Caine, in a way, embodies that time when you thought London was unspeakably hip, you know, when The Beatles were around. I like that era, generally. He’s a good representative of London, because a large part of his sexiness is firmly rooted in exactly who he is, which is Maurice Micklewhite from Rotherhithe. He also has an amazing voice – very modulated. The inflections are very peculiar to him, but he has somehow made that London accent sexy and sophisticated, because he’s got charisma.

    I like his mix of absolute capability and compassion. Even in ‘Get Carter’, you are very aware of the fact that – despite who he is and what he does – there’s something else going on. He made that film because he said that movies portrayed British gangsters as either cartoons or stupid, and it’s not like that. He really manages to convey an internal life and background to this character that is diametrically at odds with what he’s doing. I like that combination. He’s way beyond the action hero. When he does something it doesn’t seem cartoonish – it seems genuinely either brave or violent, rather than it being obvious that the camera is four feet away and Vin Diesel’s torso is having baby oil rubbed on it for reasons nobody is entirely clear about!

    You never get the slightest feeling of affectation or pretence off him, especially as he’s got older. Even in ‘Hannah and Her Sisters’, when he is the victim of his own emotions, he manages to portray that very lightly, I think, without veering over into Hugh Grant territory. He’s got major presence but with almost no movement. He once said, ‘Be like a duck: calm on the surface but always paddling like the Dickens underneath,’ and I think that captures his quality of stillness. And he is fantastic at listening onscreen – just watch his face when someone is saying something to him.

    He’s been responsible for some amazing films: he’s brilliant in ‘The Italian Job’. I watched the remake the other night in slack-jawed disappointment. ‘Alfie’ was a fabulous but deeply sad film. ‘Get Carter’ is uncompromisingly British, but artistic as well. I have, admittedly, also seen ‘The Swarm’, probably because I just couldn’t be bothered to get up from the sofa.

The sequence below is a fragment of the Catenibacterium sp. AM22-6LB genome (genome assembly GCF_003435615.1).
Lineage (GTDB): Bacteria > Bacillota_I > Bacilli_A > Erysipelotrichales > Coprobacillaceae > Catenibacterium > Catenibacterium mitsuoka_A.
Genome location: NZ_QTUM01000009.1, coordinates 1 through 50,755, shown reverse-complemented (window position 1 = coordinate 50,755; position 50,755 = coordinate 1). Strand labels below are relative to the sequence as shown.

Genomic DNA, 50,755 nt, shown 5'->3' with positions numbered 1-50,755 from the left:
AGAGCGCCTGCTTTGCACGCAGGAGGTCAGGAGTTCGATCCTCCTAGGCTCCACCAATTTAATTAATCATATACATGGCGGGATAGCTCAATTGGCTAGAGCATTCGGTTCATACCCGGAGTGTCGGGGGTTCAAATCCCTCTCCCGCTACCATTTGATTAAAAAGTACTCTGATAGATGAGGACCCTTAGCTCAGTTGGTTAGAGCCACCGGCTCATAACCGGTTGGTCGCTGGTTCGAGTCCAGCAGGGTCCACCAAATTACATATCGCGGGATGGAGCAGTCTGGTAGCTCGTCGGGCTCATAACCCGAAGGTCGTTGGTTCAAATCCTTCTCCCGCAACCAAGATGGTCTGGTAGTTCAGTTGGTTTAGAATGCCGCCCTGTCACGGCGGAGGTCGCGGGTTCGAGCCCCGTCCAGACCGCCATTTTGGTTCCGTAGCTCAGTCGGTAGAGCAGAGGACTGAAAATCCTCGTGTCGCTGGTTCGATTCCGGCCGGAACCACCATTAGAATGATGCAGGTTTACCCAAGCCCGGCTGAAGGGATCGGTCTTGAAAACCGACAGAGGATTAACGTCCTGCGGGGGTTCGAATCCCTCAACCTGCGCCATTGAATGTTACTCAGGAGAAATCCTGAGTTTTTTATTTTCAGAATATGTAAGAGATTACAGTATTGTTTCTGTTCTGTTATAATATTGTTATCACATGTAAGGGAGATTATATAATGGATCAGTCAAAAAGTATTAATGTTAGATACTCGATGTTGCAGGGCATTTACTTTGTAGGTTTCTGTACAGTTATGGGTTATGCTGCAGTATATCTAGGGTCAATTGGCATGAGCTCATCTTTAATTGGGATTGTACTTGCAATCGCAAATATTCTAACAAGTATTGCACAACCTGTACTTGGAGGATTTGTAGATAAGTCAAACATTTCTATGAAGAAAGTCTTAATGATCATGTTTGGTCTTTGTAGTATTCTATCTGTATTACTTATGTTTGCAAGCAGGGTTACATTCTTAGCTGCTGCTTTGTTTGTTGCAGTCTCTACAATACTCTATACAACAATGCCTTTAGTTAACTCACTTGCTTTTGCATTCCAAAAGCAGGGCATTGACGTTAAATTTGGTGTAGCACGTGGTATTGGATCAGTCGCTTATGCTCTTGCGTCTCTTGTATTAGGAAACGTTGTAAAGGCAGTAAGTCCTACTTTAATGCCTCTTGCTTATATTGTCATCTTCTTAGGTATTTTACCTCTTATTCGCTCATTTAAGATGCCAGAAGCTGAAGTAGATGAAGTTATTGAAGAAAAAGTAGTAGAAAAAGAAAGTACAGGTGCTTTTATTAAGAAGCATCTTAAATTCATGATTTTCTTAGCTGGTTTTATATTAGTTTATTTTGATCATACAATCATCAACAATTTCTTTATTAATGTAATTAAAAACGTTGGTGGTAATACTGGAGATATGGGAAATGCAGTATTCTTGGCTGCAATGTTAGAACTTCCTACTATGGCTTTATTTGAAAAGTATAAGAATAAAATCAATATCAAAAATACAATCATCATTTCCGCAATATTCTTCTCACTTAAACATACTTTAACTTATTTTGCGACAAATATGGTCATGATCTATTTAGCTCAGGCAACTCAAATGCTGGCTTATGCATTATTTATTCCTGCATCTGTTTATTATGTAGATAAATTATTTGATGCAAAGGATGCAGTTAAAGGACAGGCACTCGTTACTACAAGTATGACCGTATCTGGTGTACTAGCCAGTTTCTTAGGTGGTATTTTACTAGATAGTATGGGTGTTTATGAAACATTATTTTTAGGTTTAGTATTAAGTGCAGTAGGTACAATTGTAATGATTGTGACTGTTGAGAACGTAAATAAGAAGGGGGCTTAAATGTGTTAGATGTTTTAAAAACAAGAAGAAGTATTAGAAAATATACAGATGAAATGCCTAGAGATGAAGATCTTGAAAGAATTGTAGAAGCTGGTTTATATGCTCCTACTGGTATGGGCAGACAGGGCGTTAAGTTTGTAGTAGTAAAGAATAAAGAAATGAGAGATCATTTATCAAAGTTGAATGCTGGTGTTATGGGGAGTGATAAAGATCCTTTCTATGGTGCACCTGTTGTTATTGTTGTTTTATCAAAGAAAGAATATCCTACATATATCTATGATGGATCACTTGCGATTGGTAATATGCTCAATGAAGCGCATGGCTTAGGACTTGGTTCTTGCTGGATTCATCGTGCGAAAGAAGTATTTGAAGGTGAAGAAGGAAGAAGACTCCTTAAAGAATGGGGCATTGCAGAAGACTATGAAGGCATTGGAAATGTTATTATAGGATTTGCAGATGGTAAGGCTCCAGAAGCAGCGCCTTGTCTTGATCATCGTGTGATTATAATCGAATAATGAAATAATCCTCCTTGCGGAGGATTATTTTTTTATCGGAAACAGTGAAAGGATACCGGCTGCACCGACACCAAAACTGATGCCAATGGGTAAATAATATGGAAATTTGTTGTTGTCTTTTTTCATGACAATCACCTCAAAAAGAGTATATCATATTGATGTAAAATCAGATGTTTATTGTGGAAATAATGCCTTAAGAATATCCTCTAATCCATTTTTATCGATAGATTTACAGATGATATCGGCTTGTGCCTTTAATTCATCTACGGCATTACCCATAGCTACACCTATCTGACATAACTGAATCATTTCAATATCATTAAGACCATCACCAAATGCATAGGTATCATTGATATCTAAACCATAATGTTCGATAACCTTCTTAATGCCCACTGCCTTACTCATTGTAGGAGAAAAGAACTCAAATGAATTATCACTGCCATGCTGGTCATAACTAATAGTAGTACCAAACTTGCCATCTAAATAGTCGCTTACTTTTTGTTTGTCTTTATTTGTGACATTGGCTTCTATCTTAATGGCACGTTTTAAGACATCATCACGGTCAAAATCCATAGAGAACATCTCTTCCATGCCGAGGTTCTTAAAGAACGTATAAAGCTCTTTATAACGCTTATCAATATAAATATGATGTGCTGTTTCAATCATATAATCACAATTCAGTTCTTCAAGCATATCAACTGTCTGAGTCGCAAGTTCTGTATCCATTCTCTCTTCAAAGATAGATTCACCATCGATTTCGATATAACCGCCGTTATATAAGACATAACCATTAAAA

I actually passed him in a hotel once in London. I just thought he looked fantastic. He wears a good coat, I must say. I’ve even seen him wearing a camel coat and pulling it off. He’s a film star because he’s someone people want to look at. It’s part of the funny transaction between actors and the audience: you know that you’re going to see Michael Caine, and even though you’re watching the drama and following the narrative, you’re always watching him as an individual as well.

    He gives off a fundamentally good, capable vibe. There were a few lean years before he made it when he thought it just wasn’t happening, and you can see that in his acting. He seems self-possessed and yet self-deprecating. There’s something reassuring about Caine – he doesn’t give off any surliness whatsoever. You don’t get the feeling that he’s kicking up a dreadful fuss in the trailer. It’s not about that. I like to think he is basically a good guy who has done great work. And you know, it’s pretty stylish to marry the girl out of the coffee advert.
  • Blue Nile newsletter!

    Nov 22 2006, 11h41

    It's only taken the best part of two years, but over at the Blue Nile website it's now possible to subscribe to a forthcoming Blue Nile newsletter! Would it be rash to presume that would mean there's going to be some forthcoming Blue Nile news?
  • Vinyl to MP3 the easy way: thanks Touch And Go!

    Nov 20 2006, 21h11

    So, the new(ish) Black Heart Procession album "The Spell" arrived round my way on vinyl, and from out of the sleeve fluttered one of those delightful go to this website/enter this code/revel in free MP3 download coupons. And, even better than that, T&G have trumped Matador and Merge by offering their downloads at closer-to-vinyl-quality 256 kbps! Happy happy joy joy.